Try to apply what you learn from the lecturers and from the way points of view are argued in class in the presentation of your essays. Classes model the kind of thinking required in essays. Sometimes these models are not as good as they should be, but they are models nonetheless. If necessary, seek the assistance of books on logical methods and critical thinking in your subject area. Learn to recognize "good" arguments and "bad" ones; be aware of the many informal fallacies that are commonly made in writing and speech. When required, isolate these in your essays and evaluate them in as much detail as you can. When you think that a particularly bad argument is being used to support a certain position, criticize it forcefully using these techniques of reasoning and analysis.
Be clear about the expectations of different "academic tribes".
A good essay in one subject is not necessarily a good essay in another. Science essays are not written in the same manner as subjects in the liberal arts, for example. But there are variations within faculty areas too. In philosophy essays, for example, there should be no emphasis on the artistic quality of the language in the texts under discussion (as there might be in English) and the treatment of the history of ideas or the lives of philosophers should be eschewed (unlike in History essays, for example). However, the point of most essays is to try to solve a certain problem. The aim of an essay is to try to come to a satisfactory understanding and resolution of these problems and the assumptions underpinning them. The conceptual tool used in this process is the evaluation of arguments by clear and precise methods of reasoning. However, what each subject regards as reasoning, and the methods of reasoning used, can also vary. Become informed of these different methods and use them in your essays. You will eventually get the idea with practice and application, though, for a time, the exercise will be difficult and even seem foreign to you.
Always be relevant.
Always stick to the point when you are writing an essay. For example, if you are asked to "critically assess" such-and-such a position or argument, or to discuss a view, you should give a brief statement of the positions or arguments concerned, then get on with a consideration of arguments for or against that view. Don't waste time with bibliographical sketches of the proponents of the position to be discussed, or the historical details of the development of the view. If you refer to the views of some writer on the position or argument you are discussing, make sure that you keep to those views which really bear in on the matter in hand. Don't take time off to sketch his/her whole theory. Expunge all unnecessary information that might clutter the first draft of your essay: get rid of repetition, literary frills and fancies, side issues, unargued points about the lecturer's preferences for a certain theory etc. Also, get rid of any obscurity (see 'Clarity and Precision' below.) In an overall sense, attempt to be as brief and succinct as possible and concentrate what detail you do provide on your central arguments and/or criticisms of other arguments. Make these detailed points powerfully.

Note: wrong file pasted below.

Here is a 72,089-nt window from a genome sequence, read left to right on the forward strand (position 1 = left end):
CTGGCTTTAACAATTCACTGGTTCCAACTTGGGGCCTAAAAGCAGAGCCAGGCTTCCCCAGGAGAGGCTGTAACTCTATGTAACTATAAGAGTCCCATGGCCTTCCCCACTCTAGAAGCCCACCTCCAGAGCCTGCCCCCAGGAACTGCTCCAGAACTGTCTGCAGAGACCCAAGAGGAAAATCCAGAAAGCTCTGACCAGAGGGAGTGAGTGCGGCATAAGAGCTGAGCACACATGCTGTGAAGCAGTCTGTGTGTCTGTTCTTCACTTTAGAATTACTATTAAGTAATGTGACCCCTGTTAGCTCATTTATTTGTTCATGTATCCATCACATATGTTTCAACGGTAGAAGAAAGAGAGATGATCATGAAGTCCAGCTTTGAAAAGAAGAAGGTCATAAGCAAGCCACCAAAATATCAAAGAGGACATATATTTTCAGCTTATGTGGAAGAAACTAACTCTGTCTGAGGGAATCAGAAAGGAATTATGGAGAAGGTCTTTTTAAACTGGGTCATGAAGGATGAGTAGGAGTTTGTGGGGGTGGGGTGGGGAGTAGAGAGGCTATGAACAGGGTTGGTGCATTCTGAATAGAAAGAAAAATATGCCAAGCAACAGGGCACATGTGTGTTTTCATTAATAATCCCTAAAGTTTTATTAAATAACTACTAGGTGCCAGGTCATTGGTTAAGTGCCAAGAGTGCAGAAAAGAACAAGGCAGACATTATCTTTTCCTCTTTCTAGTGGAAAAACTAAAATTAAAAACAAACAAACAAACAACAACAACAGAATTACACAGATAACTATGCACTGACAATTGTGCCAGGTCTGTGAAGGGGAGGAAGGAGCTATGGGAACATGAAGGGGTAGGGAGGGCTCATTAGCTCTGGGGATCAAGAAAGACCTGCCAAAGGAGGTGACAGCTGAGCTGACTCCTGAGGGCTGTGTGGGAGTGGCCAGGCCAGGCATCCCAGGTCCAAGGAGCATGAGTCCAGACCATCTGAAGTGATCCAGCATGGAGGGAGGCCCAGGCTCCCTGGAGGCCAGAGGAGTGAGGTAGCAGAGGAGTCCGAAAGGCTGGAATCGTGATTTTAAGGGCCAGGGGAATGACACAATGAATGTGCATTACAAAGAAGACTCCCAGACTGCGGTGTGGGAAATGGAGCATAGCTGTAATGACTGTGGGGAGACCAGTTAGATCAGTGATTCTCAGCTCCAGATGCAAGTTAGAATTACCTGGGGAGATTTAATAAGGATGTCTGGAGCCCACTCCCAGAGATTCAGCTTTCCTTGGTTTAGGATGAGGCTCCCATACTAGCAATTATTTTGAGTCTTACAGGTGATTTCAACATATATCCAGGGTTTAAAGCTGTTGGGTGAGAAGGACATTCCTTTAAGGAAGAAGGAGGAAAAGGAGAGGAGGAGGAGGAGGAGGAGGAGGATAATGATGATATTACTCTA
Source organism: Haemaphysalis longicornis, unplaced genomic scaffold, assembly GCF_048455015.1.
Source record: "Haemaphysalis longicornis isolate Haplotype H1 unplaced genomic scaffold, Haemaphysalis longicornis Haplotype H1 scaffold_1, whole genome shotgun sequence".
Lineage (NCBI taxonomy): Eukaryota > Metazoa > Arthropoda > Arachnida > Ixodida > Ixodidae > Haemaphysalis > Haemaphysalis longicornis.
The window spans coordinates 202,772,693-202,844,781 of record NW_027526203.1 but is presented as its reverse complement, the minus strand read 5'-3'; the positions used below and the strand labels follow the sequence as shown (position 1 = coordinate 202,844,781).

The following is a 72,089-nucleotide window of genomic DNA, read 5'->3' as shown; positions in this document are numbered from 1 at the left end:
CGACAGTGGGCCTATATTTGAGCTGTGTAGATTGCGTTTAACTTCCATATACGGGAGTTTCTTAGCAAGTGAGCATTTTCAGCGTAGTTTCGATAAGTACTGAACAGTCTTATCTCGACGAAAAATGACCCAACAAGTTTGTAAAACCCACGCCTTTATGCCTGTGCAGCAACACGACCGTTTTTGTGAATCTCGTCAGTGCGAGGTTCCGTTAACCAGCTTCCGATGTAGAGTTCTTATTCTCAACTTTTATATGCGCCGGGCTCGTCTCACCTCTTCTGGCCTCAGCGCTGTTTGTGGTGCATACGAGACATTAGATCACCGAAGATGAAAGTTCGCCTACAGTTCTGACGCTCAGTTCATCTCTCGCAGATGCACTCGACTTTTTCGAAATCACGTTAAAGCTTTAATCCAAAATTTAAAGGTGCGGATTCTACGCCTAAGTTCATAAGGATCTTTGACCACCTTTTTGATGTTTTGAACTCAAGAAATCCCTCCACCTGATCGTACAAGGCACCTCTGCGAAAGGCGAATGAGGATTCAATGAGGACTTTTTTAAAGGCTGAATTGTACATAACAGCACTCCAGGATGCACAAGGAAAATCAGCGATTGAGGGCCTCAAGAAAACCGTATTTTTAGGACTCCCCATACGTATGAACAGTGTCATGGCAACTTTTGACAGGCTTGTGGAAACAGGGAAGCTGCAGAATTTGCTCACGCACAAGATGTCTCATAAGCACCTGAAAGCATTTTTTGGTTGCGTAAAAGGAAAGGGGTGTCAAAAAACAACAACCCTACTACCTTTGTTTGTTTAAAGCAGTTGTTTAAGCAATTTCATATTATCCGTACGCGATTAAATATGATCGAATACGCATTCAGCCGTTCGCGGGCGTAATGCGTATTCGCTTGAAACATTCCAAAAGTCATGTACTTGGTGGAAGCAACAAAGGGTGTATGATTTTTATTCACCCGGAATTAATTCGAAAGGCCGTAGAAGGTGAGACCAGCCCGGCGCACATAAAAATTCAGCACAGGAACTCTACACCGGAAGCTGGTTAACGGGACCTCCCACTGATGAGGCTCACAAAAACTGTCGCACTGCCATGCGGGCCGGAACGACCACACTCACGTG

Plan your essay so that your reader will always know where he/she is being led, and how what you say at any point fits into your overall theme. The reader should never have to ask themselves how a paragraph in your essay relates to what you had been saying in a previous section. You might even use headings, sub-headings, numbered paragraphs, etc., as a way of making clear how your points are to be understood. Another good way of doing this is to use "signposts" in your essays, which have the effect of guiding your reader through the points that you are making. Examples of this are expressions like "Following from this point..", "Given this argument ...", and paragraph starters like, "Firstly", "Secondly", and "Thirdly" etc. Making deliberate use of signposts will also help you gather your thoughts on the essay topic. This is a most useful technique, and lecturers look for it in your essays.
Make it clear at the outset what you are arguing for or against.
Papers are almost always satisfactory when beginning with a clear statement of the position or argument that you are to discuss. Always make it clear at the outset whether you propose to attack or defend that position or argument-and indeed, always indicate your position in regard to any argument that you set down for discussion. These points may seem obvious, but they are frequently neglected. Try to get into the habit of paying attention to them; it is a necessary skill not just in doing essay writing, but in general communication.
Clarity and Precision.
This is critically important: it constitutes reasons for passing or failing essays. One simply cannot write essays well without being clear and precise with one's expression.
A few tips:
Show independence of mind.
You will be expected to give your own considered opinion on the issue(s) discussed in your essay. You must try to make up your own mind on the question, even if your conclusions are only tentative. This may cause you some difficulty. You may find certain arguments cause you to rethink long-held (unargued/assumed) views on an issue. It may be that they cause some conflicts with other beliefs incidental to these views. Don't be afraid of this metamorphosis, but equally important don't allow it to happen in the course of your essay. Be consistent in the conclusion you are aiming for, look at it from a number of angles and try to defend it from attack from other arguments. The situation may arise, of course, where you are just not sure which of two conflicting views is correct, and cannot come down to either one side or the other. In this case, you should consider the conflicting views as best you can, and then show why you personally regard the reasons for both being equally valid.